Meanwhile the Thirteenth Amendment, that venerable centre piece of Indian diplomacy, is on life support as Sri Lanka systematically dismantles it,constitutionally and practically. Even otherwise, the toothless Provincial Councils it created cannot address any of the core political demands or minimal practical needs of the Tamil people; they cannot work for a merger of the northern and eastern councils, they cannot stop the military from destroying homes and confiscating land, they cannot resettle the displaced; they cannot protect civilians from sexual abuse by the security forces and their paramilitaries and they cannot stimulate much needed economic growth and jobs while the Sinhala military continues to appropriate lucrative activities.

Sri Lanka’s reluctance to take the hand of friendship cannot, however, be overcome by even more ‘engagement’. It is ideologically rooted. Indian influence on the island is an anathema to the Sinhala Buddhist ethos that underpins Sri Lanka’s state and its policies against the Tamils. In the ‘Mahavamsa mindset’ that has driven Sri Lanka’s politics in the decades since independence, India is viewed as an ancient menace, constantly threatening to sully the pristine Sinhala people and their Buddhist religion with its alien culture and demographic bulk. Just as there is no place for India in this Mahavamsa ideal of a Sinhala Buddhist polity, there is also no question of equality between the Tamils and the Sinhalese. No amount of Indian cajoling will persuade Colombo to share power with the Tamils or indeed pull back from its violent efforts to transform the ethnic demography of the Tamil homeland.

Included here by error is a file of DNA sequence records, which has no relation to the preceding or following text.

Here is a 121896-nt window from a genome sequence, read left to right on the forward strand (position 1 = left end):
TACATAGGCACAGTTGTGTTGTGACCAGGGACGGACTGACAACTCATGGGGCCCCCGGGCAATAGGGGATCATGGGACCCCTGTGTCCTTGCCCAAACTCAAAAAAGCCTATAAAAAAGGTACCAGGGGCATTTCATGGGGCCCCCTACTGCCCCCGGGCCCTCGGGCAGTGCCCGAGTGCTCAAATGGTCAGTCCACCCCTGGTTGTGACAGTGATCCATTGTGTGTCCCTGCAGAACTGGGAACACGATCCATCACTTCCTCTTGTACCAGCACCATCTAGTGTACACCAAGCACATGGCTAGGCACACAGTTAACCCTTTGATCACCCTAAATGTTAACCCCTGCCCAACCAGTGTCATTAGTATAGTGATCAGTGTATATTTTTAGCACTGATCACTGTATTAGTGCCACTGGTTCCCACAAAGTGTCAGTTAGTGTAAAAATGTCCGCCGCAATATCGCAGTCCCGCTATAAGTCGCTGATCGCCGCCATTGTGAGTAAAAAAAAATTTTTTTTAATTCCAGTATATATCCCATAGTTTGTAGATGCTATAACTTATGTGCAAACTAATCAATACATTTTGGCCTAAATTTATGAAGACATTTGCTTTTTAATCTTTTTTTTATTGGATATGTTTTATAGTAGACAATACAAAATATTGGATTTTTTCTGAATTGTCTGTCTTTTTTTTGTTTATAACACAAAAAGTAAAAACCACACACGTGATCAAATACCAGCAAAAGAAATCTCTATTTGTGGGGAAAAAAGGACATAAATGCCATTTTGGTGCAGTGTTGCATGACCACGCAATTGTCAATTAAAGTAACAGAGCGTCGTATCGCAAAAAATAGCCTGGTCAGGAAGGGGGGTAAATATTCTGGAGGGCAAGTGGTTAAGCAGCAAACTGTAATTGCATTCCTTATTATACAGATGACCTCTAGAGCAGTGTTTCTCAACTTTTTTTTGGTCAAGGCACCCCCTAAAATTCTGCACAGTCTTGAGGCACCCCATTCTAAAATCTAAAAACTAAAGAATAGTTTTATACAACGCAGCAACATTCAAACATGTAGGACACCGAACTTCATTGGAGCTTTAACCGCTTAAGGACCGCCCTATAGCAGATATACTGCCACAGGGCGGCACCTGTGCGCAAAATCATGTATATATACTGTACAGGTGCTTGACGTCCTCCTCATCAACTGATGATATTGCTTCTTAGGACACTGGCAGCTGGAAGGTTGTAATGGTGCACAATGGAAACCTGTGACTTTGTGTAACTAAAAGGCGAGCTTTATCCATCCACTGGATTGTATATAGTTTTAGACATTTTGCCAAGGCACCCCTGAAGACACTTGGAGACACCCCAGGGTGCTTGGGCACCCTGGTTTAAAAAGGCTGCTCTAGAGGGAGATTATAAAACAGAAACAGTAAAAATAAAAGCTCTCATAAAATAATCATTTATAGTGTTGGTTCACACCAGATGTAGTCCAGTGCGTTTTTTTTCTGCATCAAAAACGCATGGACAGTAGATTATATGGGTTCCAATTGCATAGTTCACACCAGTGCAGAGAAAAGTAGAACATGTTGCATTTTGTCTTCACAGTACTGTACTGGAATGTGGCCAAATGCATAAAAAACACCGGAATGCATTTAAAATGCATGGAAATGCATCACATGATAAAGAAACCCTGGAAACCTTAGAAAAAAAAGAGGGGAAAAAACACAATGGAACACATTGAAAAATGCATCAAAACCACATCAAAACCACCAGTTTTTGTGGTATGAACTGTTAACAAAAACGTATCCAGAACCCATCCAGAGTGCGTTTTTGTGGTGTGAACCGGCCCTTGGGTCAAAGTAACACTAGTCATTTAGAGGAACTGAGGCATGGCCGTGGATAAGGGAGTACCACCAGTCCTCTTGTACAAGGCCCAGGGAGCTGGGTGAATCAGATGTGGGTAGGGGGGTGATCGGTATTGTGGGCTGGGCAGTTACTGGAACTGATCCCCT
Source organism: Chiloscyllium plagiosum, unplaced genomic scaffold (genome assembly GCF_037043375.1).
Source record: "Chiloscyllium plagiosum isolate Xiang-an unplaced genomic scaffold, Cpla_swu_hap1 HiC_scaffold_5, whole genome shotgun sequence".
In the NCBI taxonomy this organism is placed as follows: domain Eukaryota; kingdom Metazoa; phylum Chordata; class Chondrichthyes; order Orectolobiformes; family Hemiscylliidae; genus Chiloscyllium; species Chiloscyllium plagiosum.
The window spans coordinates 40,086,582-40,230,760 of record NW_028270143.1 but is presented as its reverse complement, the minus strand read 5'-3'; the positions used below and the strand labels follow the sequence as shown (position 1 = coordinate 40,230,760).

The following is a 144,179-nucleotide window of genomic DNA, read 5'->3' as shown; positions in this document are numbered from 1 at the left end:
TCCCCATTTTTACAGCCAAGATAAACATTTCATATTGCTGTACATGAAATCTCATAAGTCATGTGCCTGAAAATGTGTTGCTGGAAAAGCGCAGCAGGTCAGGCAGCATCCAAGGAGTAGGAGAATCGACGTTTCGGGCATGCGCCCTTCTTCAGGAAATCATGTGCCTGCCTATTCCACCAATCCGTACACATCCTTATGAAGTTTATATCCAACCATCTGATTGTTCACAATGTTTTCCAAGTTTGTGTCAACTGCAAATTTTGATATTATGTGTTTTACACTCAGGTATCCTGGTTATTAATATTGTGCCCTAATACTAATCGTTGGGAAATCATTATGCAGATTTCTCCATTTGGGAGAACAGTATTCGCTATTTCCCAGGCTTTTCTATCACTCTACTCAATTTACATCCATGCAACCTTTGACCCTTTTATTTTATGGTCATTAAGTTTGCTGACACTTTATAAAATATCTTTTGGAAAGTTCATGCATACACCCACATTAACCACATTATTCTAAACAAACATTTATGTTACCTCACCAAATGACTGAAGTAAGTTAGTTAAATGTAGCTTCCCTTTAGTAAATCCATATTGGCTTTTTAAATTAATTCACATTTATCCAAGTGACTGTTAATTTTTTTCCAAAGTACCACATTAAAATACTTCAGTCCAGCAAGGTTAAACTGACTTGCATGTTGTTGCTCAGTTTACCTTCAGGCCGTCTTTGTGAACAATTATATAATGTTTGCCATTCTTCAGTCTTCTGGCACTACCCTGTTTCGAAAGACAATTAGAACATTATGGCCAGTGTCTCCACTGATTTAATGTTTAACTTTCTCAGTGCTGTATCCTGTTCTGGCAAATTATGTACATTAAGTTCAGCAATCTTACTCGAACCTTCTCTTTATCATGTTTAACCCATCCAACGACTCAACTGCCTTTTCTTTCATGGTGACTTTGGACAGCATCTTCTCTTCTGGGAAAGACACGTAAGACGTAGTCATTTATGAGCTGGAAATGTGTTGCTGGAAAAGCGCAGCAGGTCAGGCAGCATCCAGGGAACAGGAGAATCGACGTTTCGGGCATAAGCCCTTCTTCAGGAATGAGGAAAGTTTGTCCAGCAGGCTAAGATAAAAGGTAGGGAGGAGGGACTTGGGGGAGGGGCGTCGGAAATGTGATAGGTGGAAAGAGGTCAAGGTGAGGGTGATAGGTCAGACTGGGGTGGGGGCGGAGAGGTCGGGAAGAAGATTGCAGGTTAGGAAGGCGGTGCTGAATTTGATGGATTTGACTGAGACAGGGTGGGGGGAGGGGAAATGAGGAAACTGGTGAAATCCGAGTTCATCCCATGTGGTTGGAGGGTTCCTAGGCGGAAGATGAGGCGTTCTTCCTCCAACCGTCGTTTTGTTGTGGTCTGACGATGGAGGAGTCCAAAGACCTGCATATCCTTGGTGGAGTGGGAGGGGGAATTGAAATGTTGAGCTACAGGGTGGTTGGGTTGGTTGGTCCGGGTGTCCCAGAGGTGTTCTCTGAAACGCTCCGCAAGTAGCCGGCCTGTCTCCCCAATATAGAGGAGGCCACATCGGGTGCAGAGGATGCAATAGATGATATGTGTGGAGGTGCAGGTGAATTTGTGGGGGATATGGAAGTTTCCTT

While India’s Sri Lanka policy is stuck in a bygone ‘geopolitical’ era of ‘regional spheres’ and international ‘Realpolitik’ divorced from domestic or ethical concerns, the rest of the world has moved on. Global power requires a global perspective, unrestrained by national or regional boundaries. Chinese building projects range from harbours in Sri Lanka to ports in Italy to airports in Manchester and more recently a nuclear power station in Somerset. Indeed there are suggestions of Chinese investment in infrastructure projects in Mexico and even in the USA itself. It seems that while China’s activities in Sri Lanka fit within a larger global framework, India remains wedded to a parochial regional one.

The biggest threat to Indian foreign policy interests is not China or indeed the legitimate demands - on quintissentially universal, not particularist issues - by Tamil Nadu, but the continuance of Sinhala Buddhist order on the island. Delhi’s policy of engagement has been utterly counterproductive. It has served only to strengthen the Sinhala Buddhist order, and as long as India continues with this policy it will be excluded from a meaningful role in securing a solution to the island’s ongoing ethnic crisis. In short, this obsession with ‘regional influence’ has foreclosed the possibility of India leading, rather than stalling, international action on Sri Lanka and thereby undermined the ambitions for global stature that Delhi so ardently pursues.

Illustration by Keera Ratnam